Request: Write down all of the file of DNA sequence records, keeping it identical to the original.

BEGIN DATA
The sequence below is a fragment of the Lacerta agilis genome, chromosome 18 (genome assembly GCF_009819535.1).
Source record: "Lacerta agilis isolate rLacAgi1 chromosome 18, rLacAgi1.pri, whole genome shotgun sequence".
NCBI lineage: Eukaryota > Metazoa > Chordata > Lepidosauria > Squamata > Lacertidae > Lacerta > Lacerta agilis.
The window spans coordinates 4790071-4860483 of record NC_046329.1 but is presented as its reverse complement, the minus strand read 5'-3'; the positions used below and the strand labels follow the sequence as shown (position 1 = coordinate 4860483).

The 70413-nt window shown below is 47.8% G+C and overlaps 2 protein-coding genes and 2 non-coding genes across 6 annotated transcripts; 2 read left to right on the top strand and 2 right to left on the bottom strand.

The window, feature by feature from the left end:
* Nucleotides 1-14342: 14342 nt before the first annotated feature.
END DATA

The sequence below is a fragment of the Lacerta agilis genome, chromosome 18 (genome assembly GCF_009819535.1).
Source record: "Lacerta agilis isolate rLacAgi1 chromosome 18, rLacAgi1.pri, whole genome shotgun sequence".
NCBI lineage: Eukaryota > Metazoa > Chordata > Lepidosauria > Squamata > Lacertidae > Lacerta > Lacerta agilis.
The window spans coordinates 4790071-4860483 of record NC_046329.1 but is presented as its reverse complement, the minus strand read 5'-3'; the positions used below and the strand labels follow the sequence as shown (position 1 = coordinate 4860483).

The 70413-nt window shown below is 47.8% G+C and overlaps 2 protein-coding genes and 2 non-coding genes across 6 annotated transcripts; 2 read left to right on the top strand and 2 right to left on the bottom strand.

The window, feature by feature from the left end:
* Nucleotides 1-14342: 14342 nt before the first annotated feature.